Friday, March 30, 2018

The Trek to Freedom that Is the March for Our Lives

The symmetry is staggering. The Exodus begins tomorrow. And so it did and so does. It was the Sabbath that is called in the Jewish calendar Shabbat Ha’Gadol/the Great Sabbath, the Sabbath before Passover. It is the portal, the starting point of the Exodus. It is the day on which we gather all of the sparks of intention, committing ourselves to the journey. Thoughts and prayers on this day are meant to be stimulus to action, to leaving Egypt. The Exodus is not a cognitive exercise, our lives hang in the balance, and whether we come out of Egypt depends on each one of us. The slavery has never ended because, as the prophet Martin Luther King taught, if all are not free, then none are free. The ultimate liberation, the complete redemption still awaits, waiting for us to act, waiting for us to bring it. Rabbi Eliyahu Guttmacher, a remarkable 19th century rabbi on whom I wrote a thesis many years ago, many Egypts ago, taught that we are not waiting for the Messiah, the Messiah is waiting for us.

In the very first Chassidic teaching that I ever learned, from my teacher, friend, and mentor, Rabbi Everett Gendler, the Gerer Rebbe, the S’fas Emes, teaches, in every generation there is an exodus from Egypt according to the issue of the generation and all of this was (contained) in the moment of the exodus from Egypt. The challenge is illumined in the light that the S’fas Emes shines on the powerful obligation in the Haggadah, that in every generation a person is obligated to see himself or herself as having personally come out of Egypt. Through the lens of the rebbe’s teaching, the obligation put forward in the Haggadah is clear, as free people we are not free to step back from helping to bring liberation in the face of the the issue of the generation.

The are so many issues today, so many inyanei ha’dor/issues of the generation, so much that threatens, that holds us all enslaved, that holds back the ultimate redemption. We do our best, remembering that none among us can do it all, that none of us can do it alone. I often think of the old song that gave inspiration in those ancient days of “the sixties,” if you can’t go on any longer take the hand held by another….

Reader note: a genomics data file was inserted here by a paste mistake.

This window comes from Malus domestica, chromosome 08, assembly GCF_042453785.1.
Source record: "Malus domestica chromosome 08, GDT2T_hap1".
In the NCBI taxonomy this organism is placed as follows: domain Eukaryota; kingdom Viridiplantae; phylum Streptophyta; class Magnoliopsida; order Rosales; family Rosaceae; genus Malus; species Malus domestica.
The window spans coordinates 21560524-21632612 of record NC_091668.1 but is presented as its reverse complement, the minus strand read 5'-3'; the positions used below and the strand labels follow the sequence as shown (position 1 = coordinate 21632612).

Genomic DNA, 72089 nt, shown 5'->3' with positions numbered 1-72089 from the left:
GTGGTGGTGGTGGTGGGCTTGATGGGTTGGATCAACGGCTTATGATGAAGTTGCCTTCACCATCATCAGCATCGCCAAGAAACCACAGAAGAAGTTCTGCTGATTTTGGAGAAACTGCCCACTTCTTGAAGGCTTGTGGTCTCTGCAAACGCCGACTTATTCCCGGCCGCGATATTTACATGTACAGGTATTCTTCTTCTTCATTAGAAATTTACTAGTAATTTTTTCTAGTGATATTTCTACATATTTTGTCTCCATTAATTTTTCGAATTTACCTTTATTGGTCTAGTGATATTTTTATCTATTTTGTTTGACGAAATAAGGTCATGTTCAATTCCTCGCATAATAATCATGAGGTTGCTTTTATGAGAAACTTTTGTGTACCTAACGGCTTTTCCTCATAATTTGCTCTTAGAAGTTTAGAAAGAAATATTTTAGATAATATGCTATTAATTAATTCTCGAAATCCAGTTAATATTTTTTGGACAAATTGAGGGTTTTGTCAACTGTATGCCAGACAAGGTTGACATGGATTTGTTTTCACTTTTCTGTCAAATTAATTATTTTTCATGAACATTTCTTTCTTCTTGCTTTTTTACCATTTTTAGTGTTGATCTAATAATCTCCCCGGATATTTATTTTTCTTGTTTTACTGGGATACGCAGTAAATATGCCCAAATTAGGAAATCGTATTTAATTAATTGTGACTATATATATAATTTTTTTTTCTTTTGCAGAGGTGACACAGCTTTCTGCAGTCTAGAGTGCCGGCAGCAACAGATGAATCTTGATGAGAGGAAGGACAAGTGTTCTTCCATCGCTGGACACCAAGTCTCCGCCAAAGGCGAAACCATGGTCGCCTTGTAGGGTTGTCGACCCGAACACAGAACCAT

And now that hand is extended by young people, the young people leading the “March for Our Lives,” standing up to the idolatry of the gun and of the Second Amendment. Whether on the long march in Washington, or in Boston, or anywhere else across the land, every step that echoed told of the essence of that Shabbat, Shabbat Ha’Gadol. That essence is about the “little child who shall lead,” as the prophet Isaiah teaches, of the children, not so little, leading the way to that time whose coming depends on us, when the wolf shall dwell with the lamb, and the leopard shall lie down with the kid; and the calf and the young lion and the fatling together; and a little child shall lead them…(Is. 11:6-9).

Telling us of the way, of the first steps in the March for Our Lives, we chanted through tears of yearning that Sabbath from the prophet Malachai, Lo, I will send you Elijah the Prophet before the great and awesome day of God, that he may turn the heart of the parents back to the children, and the heart of the children back to their parents…(Mal. 3:23-24).

       The symmetry is staggering, of children leading the trek to freedom. In their own words, organizers of the March for Our Lives bring immediacy to the challenge of the Haggadah, reminding us that the time is now: March for our Lives: Boston is created by, inspired by, and led by students across Boston who will no longer risk their lives waiting for someone else to take action to stop the epidemic of mass school shootings and the gun violence that has become all too familiar. In the tragic wake of the seventeen lives brutally cut short in Florida, politicians are telling us that now is not the time to talk about guns. March for Our Lives believes the time is now.

Believing that the time is now, as in truth it always has been, the Massachusetts Board of Rabbis issued this week a revised version of its statement on gun violence, originally released five years ago. Its introduction draws on the power of Shabbat Ha’Gadol:

Issued in February 2013, the Statement on Gun Violence of the Massachusetts Board of Rabbis is painfully incomplete. The list of place names where mass shootings have occurred continues to grow, and so too the list of lives taken daily by urban gun violence. It is equally painful that recommendations made then remain unfulfilled, continuing to be our call today.

There is also reason for new hope today in the leadership of young people, whose courage and commitment the Mass Board of Rabbis honors. Affirming our own continuing commitment, we reach across the generations to help end the plague of gun violence in America. With the hearts of parents turning to the children, and of the children to their parents, with words very familiar to us, we will walk together and say “Never Again.”